Athens (AFP) - The decision by Greece's anti-austerity government in Athens to refuse fresh EU-IMF loans has set economists guessing how long Greece's meagre finances can last.
"From what I hear, Greece can barely hold on until February," Alexandre Delaigue, economics professor at the French military academy Saint-Cyr, told AFP.
The new hard-left government of Prime Minister Alexis Tsipras that took over after the January 25 general election faces a daunting debt repayment schedule this year.
It must repay 9.0 billion euros to the International Monetary Fund this year, including 2.3 billion in February and March, according to BNP Paribas.
There is subsequently another 6.7 billion euros in bonds held by the European Central Bank which must be paid in July and August, and 15 billion euros in short-term debt held by Greek banks owed throughout this year.
Greece's rejection of new EU-IMF loans, and its insistence on Friday in talking directly to its international creditors without the intervention of lower-level fiscal auditors, has alarmed financial markets.
The yield on Greek 10-year bonds now exceeds 11 percent, an impossible rate for Greece to borrow at today were it to attempt to raise money without EU-IMF protection.
- Asking for time -
After rebuffing the committee of EU-IMF fiscal auditors known as the 'troika', which Finance Minister Yanis Varoufakis dismissed as "rotten" and "anti-European", Greece is asking creditors for time.
"We need time to breathe and create our own medium-term recovery programme, which amongst other things will incorporate the targets of primary balanced budgets and radical reforms to address the issues of tax evasion, corruption and clientelistic policies," Tsipras said in a statement to Bloomberg.
The Greek finance ministry on Saturday said it had hired advisory investment bankers Lazard "to advise on issues of public debt and fiscal management".
Lazard in 2012 had assisted Athens in brokering a 50-percent writedown on the country's short and medium-term debt.
Lazard CEO Matthieu Pigasse had said ahead of Saturday's announcement that it was "absolutely necessary" to reduce half the Greek debt held by public institutions, effectively a cut of around 100 billion euros.
Tsipras' administration has promised to pull Greece out of a "humanitarian crisis" caused by five years of fiscal cuts with a stimulus programme estimated to be worth around 13.5 billion euros, according to BNP Paribas.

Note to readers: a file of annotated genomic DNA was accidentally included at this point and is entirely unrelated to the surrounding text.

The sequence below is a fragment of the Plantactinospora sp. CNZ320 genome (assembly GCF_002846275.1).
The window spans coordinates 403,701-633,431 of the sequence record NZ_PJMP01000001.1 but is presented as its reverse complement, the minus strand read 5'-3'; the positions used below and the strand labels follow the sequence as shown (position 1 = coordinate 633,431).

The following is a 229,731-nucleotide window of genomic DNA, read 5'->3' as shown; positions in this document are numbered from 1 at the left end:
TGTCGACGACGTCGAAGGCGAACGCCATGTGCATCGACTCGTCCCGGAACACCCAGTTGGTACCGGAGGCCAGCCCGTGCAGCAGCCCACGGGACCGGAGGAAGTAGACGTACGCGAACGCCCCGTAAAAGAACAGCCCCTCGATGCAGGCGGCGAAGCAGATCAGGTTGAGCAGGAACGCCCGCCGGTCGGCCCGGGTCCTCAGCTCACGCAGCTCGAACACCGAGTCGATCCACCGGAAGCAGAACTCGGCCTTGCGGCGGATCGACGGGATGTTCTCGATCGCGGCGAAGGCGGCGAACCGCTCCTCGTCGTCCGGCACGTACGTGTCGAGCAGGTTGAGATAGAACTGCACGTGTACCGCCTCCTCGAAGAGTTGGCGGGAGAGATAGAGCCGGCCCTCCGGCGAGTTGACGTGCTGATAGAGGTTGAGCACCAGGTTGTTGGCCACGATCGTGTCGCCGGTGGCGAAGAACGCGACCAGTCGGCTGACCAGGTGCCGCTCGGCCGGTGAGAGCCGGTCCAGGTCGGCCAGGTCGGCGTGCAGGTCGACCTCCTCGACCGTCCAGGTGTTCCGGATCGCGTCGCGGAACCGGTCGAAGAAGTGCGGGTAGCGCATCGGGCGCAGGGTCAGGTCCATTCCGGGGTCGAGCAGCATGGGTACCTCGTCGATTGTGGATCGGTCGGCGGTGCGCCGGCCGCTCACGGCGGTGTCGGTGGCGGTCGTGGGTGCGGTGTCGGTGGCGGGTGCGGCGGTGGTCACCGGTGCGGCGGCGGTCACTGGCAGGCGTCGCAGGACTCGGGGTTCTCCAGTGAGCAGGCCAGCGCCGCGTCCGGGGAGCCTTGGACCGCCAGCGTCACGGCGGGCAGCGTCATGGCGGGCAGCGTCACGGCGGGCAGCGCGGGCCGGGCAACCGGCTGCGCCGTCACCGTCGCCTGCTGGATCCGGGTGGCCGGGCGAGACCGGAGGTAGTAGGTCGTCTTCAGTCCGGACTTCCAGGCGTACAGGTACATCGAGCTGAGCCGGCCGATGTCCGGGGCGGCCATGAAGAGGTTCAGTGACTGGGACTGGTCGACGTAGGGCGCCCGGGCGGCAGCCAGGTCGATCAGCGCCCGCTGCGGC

This includes hiring back thousands of civil servants, restoring the minimum wage and raising pensions, mainly among the poor.
The government says it can find the money by closing tax loopholes employed by wealthy Greeks and by cracking down on smuggling and corruption.
Domestic critics note that similar pledges by the socialist administration of George Papandreou in 2009 bore little fruit.
Ahead of the election, many Greeks stopped paying their taxes and state coffers are nearly empty.
Greek daily Kathimerini has noted that less than 2.0 billion euros remain, and will be used up by the end of February.
"The government is able to finance itself because Greek banks buy its short-term debt issues, and because the European Central Bank supports them. If the ECB turns the tap off, it's over," warned Delaigue.
Credit rating agency Standard & Poor's said in a note on Friday that Greece's top banks had been considerably weakened from a recent outflow of deposits and the weight of existing non-performing loans.
"We believe the four banks' liquidity has deteriorated significantly over the past few weeks," the agency said, adding that it had revised their cash position to "very weak."
"Depositors have been withdrawing money for weeks, around 5.0 billion euros in December and 15 billion euros in January," added Adam Memon, economist at Britain's Centre for Policy Studies.